HYPE’s Erin Gruwell to students: Write your own ending

Twenty-eight years ago, Erin Gruwell entered classroom 203. There, she would transform a class of apprehensive, survival-mode students into accidental activists through tolerance, honesty and writing.

When she intercepted a racist drawing being passed around in a classroom of enemies, Erin drew the comparison to the propaganda of Nazi Germany. Those students who were always kicked out of classrooms had no idea what a “holocaust” was. The realization of how much these students had missed pushed “Ms. G” to become “Mama G.” She began working two extra jobs to be able to bring the humanities to life, providing guest speakers, field trips and most importantly, the journals that would become the key to her students’ growth. Erin Gruwell’s story of compassion breaking the school-to-prison pipeline became an award-winning movie in 2007.

On Thursday, Erin shared her story with a packed Seiberling Gymnasium audience of Heidelberg students as the first HYPE Career Ready® keynote speaker of this academic year.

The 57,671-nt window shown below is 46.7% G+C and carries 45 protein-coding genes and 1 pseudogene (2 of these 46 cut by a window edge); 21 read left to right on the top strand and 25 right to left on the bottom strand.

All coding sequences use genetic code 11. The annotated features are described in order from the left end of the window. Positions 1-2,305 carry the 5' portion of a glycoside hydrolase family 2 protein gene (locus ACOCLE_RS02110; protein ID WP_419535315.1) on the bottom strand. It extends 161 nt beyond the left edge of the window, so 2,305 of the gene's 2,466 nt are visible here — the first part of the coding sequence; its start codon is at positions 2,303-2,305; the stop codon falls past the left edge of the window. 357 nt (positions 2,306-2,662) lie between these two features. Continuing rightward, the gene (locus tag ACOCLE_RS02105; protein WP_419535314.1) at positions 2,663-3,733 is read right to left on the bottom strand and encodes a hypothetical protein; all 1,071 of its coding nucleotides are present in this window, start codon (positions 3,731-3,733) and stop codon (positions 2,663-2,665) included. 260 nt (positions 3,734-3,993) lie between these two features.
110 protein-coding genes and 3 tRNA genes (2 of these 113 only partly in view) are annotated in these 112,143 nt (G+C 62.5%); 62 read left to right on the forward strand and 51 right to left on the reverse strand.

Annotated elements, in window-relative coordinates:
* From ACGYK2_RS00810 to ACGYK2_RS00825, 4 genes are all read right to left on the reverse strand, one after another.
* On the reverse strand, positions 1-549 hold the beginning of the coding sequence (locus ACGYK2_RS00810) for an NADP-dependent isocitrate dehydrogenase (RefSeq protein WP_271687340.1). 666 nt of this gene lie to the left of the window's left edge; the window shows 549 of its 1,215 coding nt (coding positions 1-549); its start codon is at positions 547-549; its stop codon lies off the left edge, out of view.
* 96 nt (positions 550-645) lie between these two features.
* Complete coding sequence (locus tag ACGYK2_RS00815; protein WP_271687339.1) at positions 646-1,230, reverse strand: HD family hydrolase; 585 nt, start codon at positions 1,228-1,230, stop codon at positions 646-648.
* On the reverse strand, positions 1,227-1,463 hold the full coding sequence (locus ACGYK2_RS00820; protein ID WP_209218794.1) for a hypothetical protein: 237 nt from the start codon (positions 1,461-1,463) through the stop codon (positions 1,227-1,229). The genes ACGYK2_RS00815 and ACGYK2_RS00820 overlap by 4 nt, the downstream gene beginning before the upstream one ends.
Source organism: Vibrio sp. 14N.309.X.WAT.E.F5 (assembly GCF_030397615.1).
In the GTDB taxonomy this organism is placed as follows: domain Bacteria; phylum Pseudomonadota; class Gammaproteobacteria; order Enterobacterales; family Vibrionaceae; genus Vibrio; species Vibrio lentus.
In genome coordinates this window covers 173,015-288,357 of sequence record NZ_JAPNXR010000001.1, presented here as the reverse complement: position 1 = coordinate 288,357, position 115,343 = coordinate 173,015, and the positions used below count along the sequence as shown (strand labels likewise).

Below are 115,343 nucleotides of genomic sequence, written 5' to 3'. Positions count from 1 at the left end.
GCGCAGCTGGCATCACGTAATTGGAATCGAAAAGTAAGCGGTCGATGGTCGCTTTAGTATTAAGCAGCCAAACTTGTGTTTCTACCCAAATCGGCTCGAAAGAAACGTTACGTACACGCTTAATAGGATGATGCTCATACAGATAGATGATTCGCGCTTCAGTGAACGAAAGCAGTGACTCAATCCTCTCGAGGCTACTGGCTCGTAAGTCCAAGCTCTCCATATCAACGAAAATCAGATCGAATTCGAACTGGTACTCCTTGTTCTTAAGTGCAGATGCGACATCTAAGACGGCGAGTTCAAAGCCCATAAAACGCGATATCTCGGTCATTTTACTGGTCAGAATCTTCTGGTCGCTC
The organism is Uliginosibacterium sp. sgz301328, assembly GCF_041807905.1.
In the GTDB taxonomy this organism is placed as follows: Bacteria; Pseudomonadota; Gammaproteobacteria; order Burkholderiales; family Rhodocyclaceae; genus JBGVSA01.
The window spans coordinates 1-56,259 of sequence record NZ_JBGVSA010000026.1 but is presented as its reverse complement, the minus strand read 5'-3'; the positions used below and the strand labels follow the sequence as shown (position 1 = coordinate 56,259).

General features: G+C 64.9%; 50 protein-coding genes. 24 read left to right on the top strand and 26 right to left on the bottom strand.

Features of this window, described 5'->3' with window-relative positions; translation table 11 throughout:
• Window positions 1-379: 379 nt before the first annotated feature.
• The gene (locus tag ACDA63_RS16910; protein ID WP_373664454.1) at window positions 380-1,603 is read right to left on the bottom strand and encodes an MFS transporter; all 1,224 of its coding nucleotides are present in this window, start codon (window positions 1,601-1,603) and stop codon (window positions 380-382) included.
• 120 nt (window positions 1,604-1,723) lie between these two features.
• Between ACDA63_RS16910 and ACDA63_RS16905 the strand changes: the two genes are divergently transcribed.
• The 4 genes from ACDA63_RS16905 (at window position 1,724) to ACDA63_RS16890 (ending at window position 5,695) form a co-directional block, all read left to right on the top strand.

Stories of students

Gang violence in Long Beach, California, is a key factor in all of the young lives that Erin touched and shared with ’Berg students. The prevalence of violence, poverty and racism in their community led to teachers who were only motivated to get through the day. Erin was able to form close bonds with all of her students and through that connection, helped these students attain safer and more fulfilling lives.

Erin’s story began with two classroom enemies: Carlos and Sharaud. The two were divided by race, but shared similar stories. Carlos was often kicked out of class. In Erin’s class, however, he engaged enough to ask some important questions. The first, sparking his connection with Erin, was “Do you think I was an ugly baby?” When Erin dismissed the question, Carlos followed up, explaining how his mother abandoned him at 6 months old. This sudden glimpse into his life changed everything.